﻿ Digital Circuits and Systems - Circuits i Sistemes Digitals (CSD) - EETAC - UPC  Bachelor's Degree in Telecommunications Systems and in Network Engineering P5: analysis of circuits based on flip-flops, latches and logic gates

 Resources in lectures and labs: L5.1, Lab5,  L5.2 on memories Project objectives

Highlighted project: asynchronous circuit based on T_FF

1. Specifications

1. Analyse Circuit_Async represented in Fig. 1 based on flip-flops.

Method 1: Analyse the circuit in Fig 1 drawing a timing diagram sketch to see how each flip-flop evolves in time. Determine what kind of output codes are generated each CLK cycle. What is the function of this circuit?

Method 2: Capture the circuit in Proteus and run simulations to check whether your paper analysis is correct. Use the logic analyser instrument to represent both inputs and outputs in function of time.

Method 3: Capture the circuit in VHDL as a plan C2 structure, synthesise it and run a simulation testbench to represent all inputs and outputs in time in a waveform logic diagram. Fig. 1. Symbol and schematic of the asynchronous circuit to be analysed. CLK is a rectangular wave of TCLK period. Clear direct (CD) is a single pulse any time the user like to initialise the circuit. This classic chip DM74LS93/92/90 is an example on how flip-flops and logic gates are used to build digital circuits with memory capacity 2. Demonstrate the drawbacks associated with asynchronous designs running gate-level simulations. Pay attention to the outputs zooming around CLK transitions and explain what happens from one output code to the next.

Other similar analysis problems: As usual in CSD, before attempting this analysis project, we need to review materials, theory and other analogous examples of asynchronous and synchronous circuits.

- Use these tutorials to learn about specifications for 1-bit memory cells: D_FF, JK_FF (and also RS_FF), T_FF.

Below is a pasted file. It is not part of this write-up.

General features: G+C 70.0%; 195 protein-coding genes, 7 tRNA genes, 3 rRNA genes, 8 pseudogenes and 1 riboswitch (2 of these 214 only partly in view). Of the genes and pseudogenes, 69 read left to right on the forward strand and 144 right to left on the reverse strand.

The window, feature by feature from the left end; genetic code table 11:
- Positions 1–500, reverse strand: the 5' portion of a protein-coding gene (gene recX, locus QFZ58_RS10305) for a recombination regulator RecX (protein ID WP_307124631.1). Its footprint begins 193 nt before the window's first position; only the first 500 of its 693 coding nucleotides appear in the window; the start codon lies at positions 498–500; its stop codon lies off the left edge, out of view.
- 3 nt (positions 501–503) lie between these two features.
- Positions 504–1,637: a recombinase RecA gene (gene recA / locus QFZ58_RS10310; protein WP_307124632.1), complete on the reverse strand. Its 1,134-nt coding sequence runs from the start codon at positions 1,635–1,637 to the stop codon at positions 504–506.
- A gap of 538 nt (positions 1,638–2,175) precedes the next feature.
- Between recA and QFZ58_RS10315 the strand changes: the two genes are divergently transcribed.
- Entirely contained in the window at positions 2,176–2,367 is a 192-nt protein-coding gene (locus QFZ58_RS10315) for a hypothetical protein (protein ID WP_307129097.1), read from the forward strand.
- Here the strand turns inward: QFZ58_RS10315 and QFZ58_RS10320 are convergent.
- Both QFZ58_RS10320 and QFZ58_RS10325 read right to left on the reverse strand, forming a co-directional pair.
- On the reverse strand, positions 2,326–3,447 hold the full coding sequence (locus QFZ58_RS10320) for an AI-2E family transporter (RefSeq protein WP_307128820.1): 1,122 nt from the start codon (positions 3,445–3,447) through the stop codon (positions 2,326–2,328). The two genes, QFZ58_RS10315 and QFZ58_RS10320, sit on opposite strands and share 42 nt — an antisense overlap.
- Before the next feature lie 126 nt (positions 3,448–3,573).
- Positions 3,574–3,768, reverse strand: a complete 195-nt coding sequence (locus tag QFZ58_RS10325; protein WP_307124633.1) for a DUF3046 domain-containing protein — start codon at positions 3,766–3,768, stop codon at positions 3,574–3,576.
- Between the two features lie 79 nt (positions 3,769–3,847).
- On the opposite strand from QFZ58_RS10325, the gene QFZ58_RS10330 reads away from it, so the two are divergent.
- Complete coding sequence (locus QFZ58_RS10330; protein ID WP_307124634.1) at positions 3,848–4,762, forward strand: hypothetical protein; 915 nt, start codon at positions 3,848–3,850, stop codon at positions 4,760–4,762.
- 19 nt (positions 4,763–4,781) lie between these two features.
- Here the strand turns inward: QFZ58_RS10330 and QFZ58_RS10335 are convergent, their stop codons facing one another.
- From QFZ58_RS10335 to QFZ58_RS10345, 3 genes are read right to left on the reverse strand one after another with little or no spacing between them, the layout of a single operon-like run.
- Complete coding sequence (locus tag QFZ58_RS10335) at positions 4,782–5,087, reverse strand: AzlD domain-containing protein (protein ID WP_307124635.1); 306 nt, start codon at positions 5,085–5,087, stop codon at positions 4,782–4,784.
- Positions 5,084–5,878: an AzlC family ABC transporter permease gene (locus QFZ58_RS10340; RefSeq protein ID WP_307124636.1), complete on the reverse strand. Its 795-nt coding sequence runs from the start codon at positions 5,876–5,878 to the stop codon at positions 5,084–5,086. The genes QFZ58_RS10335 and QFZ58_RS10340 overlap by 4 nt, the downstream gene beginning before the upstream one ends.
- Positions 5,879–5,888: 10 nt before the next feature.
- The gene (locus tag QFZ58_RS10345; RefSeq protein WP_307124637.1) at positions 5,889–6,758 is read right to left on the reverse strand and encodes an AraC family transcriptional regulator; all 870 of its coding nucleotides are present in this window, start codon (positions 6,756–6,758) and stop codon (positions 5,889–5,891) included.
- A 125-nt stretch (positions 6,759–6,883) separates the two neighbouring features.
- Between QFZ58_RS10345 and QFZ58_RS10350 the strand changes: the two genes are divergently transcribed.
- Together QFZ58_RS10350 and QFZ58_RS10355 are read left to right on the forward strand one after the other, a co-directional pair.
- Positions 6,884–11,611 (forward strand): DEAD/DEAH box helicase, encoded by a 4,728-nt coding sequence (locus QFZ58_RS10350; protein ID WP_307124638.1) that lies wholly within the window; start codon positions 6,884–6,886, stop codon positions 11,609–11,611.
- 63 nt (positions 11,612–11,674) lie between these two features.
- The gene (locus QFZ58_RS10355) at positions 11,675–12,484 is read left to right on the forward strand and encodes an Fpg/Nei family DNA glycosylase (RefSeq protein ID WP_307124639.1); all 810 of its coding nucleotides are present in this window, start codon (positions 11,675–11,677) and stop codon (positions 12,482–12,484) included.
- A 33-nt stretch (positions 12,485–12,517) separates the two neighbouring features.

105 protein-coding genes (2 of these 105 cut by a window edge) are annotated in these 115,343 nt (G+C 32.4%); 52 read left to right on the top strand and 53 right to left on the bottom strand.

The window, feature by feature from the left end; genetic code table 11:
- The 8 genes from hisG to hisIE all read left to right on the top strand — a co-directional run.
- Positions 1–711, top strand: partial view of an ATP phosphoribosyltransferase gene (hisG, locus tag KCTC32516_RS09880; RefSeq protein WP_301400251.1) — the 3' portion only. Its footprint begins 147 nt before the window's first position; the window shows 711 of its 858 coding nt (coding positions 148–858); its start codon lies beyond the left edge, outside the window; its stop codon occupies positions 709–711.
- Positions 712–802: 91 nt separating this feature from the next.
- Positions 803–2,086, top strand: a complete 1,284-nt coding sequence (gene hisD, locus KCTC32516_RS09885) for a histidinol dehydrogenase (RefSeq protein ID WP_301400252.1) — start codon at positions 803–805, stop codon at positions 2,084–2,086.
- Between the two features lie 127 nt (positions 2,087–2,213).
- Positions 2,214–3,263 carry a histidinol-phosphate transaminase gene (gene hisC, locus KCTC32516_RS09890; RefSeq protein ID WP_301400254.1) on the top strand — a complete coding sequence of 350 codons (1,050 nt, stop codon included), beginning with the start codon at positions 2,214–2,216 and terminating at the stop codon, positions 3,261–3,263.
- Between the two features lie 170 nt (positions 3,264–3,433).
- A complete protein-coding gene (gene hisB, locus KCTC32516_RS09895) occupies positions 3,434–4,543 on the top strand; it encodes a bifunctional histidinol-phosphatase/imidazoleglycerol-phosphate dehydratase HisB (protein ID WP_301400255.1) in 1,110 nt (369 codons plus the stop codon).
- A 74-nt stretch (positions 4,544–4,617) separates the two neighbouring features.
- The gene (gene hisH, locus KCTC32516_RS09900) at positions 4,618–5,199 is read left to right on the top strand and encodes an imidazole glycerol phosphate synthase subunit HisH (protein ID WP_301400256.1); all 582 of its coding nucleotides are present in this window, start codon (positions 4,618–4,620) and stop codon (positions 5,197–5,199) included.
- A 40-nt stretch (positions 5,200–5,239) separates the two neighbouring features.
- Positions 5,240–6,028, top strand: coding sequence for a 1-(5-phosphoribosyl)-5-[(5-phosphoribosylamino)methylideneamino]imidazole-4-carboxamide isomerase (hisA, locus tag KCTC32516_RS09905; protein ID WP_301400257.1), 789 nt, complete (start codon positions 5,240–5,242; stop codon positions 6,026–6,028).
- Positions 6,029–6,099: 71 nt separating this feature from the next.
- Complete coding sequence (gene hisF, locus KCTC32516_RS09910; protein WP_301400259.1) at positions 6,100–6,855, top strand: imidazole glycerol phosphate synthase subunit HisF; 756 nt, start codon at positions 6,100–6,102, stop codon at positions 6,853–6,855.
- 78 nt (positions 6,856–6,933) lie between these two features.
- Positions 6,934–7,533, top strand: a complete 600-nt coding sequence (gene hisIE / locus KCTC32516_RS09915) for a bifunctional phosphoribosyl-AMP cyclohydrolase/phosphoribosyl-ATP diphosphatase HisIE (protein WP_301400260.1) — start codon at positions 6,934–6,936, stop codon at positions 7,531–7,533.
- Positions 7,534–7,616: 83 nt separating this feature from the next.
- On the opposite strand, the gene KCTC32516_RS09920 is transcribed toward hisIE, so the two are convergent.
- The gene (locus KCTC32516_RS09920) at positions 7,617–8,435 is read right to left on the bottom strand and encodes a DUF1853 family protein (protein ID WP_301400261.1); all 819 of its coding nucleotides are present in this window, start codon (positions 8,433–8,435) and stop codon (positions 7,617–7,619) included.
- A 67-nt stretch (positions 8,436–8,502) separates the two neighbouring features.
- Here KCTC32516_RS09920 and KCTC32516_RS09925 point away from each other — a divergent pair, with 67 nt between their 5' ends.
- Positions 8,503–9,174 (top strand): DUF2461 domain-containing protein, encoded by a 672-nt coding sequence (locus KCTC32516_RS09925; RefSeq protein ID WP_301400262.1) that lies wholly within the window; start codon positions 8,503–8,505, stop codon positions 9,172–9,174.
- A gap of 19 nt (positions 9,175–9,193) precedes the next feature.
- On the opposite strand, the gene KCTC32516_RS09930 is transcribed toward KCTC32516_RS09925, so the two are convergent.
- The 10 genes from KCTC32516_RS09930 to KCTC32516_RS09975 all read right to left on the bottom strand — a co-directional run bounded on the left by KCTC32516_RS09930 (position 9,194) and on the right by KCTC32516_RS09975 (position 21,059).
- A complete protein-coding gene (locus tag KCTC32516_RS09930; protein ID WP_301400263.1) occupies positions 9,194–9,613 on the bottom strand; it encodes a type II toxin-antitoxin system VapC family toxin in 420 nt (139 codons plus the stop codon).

- Circuit_Async2 includes a video recording.

2. Planning (up to three strategies to analyse the circuit) Fig. 3. We get solutions comparing results form three methods.

3. Method 1 development

General procedure and paper work for analysing circuits based on flip-flops.

a)  Study how a single flip-flop works. Imagine values for control input T (or D, JK, RS) and try to obtain outputs applying function tables.

b) Identify the number of CLK signals in the circuit. Is it asynchronous or synchronous? To draw the timing diagram, go step by step advancing in time (which means advancing by TCLK periods (circuit's time resolution).

c) Be sure to identify what T (or D, JK, RS) input values are sampled at the CLK's rising edge. To do it, consider the small tCO (in the range of ns) associated to each output transition. Add text discussing what is happening after each CLK active.

d) Once the timing diagram is completed, determine the number of states and what is the binary output for each state.

In this circuit, there are only T_FF, and they work as explained in its tutorial. ç

This circuit contains four CLK signals. It is asynchronous, because rising edges are not going to happen exactly at the same time, thus complicating the analysis.

In this circuit, T inputs are always sampled to be '1', as shown in Fig. 4, and the small tCO is not going to be important.

The circuit is generating 16 different states: 15 --> 14 --> 13--> .... --> 1 -->0 ---> 15 --> ... It is a down counting sequence  in binary radix-2. Therefore, this is 4-bit down counter running in continuous mode. Fig. 4. Example of timing diagram and analysis discussion. The complication of this circuit is related to the several CLK signals CLK, CLK1, CLK2, CLK3 delayed each other TCO, and thus false output codes are generated at signal transitions.

Testing is this case means comparing results from other methods.

3. Method 2 development

Project location:

C:\CSD\P5\Circuit_async\Proteus\(files)

Draw your Circuit_async.pdsprj and simulate in Proteus. Verify your solution using the logic analyser instrument. This a Proteus circuit to play with flop-flops as if we were in the laboratory building such circuits for real using classic 4000 CMOS series. When picking parts from the library to mount your circuit, do this initialization --> Tool --> Global Annotator --> Total. Example adaptation Circuit_async.pdsprj.  Fig. 5. Example of circuit captured in Proteus with logic analyser results.

Testing is this case means comparing results from other methods.

3. Method3 development

Project location:

C:\CSD\P5\Circuit_async\VHDL\(files)

The internal architecture of the circuit proposed in Fig. 1 has to be fully annotated as in Fig. 6 before developing the VHDL project. This is a plan C2 project of two files. Fig. 6. Circuit fully annotated and ready for translation to VHDL.